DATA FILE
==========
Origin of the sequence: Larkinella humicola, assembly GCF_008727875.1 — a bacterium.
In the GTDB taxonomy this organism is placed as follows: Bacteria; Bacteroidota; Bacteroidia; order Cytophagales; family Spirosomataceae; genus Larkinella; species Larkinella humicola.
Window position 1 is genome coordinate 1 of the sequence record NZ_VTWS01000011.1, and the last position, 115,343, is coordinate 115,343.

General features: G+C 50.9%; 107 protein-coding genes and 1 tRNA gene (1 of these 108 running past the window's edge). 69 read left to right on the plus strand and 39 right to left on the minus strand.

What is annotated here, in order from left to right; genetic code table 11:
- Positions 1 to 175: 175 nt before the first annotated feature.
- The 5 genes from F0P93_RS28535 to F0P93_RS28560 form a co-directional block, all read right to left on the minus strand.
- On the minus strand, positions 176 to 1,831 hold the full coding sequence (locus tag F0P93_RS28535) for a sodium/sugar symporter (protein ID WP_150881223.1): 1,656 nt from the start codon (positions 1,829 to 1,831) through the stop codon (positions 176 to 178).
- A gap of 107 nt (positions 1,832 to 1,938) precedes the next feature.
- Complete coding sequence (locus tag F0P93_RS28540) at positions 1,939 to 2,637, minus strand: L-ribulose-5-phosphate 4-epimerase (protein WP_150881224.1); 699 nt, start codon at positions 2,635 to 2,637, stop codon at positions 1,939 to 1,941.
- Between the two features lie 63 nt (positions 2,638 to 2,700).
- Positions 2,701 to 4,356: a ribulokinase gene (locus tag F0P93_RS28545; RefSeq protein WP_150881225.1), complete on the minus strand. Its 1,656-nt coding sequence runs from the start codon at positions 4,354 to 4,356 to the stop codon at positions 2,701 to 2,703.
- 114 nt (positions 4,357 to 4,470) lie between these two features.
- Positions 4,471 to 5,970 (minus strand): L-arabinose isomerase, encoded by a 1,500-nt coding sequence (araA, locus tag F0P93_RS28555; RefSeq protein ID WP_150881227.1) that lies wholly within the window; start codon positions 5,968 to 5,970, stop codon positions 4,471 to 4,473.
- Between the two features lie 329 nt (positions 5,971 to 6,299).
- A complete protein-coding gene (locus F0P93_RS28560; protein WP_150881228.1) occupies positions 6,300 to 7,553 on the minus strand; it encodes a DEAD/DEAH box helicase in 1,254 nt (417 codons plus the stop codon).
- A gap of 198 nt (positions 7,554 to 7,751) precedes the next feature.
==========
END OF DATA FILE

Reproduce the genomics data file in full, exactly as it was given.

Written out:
Origin of the sequence: Larkinella humicola, assembly GCF_008727875.1 — a bacterium.
In the GTDB taxonomy this organism is placed as follows: Bacteria; Bacteroidota; Bacteroidia; order Cytophagales; family Spirosomataceae; genus Larkinella; species Larkinella humicola.
Window position 1 is genome coordinate 1 of the sequence record NZ_VTWS01000011.1, and the last position, 115,343, is coordinate 115,343.

General features: G+C 50.9%; 107 protein-coding genes and 1 tRNA gene (1 of these 108 running past the window's edge). 69 read left to right on the plus strand and 39 right to left on the minus strand.

What is annotated here, in order from left to right; genetic code table 11:
- Positions 1 to 175: 175 nt before the first annotated feature.
- The 5 genes from F0P93_RS28535 to F0P93_RS28560 form a co-directional block, all read right to left on the minus strand.
- On the minus strand, positions 176 to 1,831 hold the full coding sequence (locus tag F0P93_RS28535) for a sodium/sugar symporter (protein ID WP_150881223.1): 1,656 nt from the start codon (positions 1,829 to 1,831) through the stop codon (positions 176 to 178).
- A gap of 107 nt (positions 1,832 to 1,938) precedes the next feature.
- Complete coding sequence (locus tag F0P93_RS28540) at positions 1,939 to 2,637, minus strand: L-ribulose-5-phosphate 4-epimerase (protein WP_150881224.1); 699 nt, start codon at positions 2,635 to 2,637, stop codon at positions 1,939 to 1,941.
- Between the two features lie 63 nt (positions 2,638 to 2,700).
- Positions 2,701 to 4,356: a ribulokinase gene (locus tag F0P93_RS28545; RefSeq protein WP_150881225.1), complete on the minus strand. Its 1,656-nt coding sequence runs from the start codon at positions 4,354 to 4,356 to the stop codon at positions 2,701 to 2,703.
- 114 nt (positions 4,357 to 4,470) lie between these two features.
- Positions 4,471 to 5,970 (minus strand): L-arabinose isomerase, encoded by a 1,500-nt coding sequence (araA, locus tag F0P93_RS28555; RefSeq protein ID WP_150881227.1) that lies wholly within the window; start codon positions 5,968 to 5,970, stop codon positions 4,471 to 4,473.
- Between the two features lie 329 nt (positions 5,971 to 6,299).
- A complete protein-coding gene (locus F0P93_RS28560; protein WP_150881228.1) occupies positions 6,300 to 7,553 on the minus strand; it encodes a DEAD/DEAH box helicase in 1,254 nt (417 codons plus the stop codon).
- A gap of 198 nt (positions 7,554 to 7,751) precedes the next feature.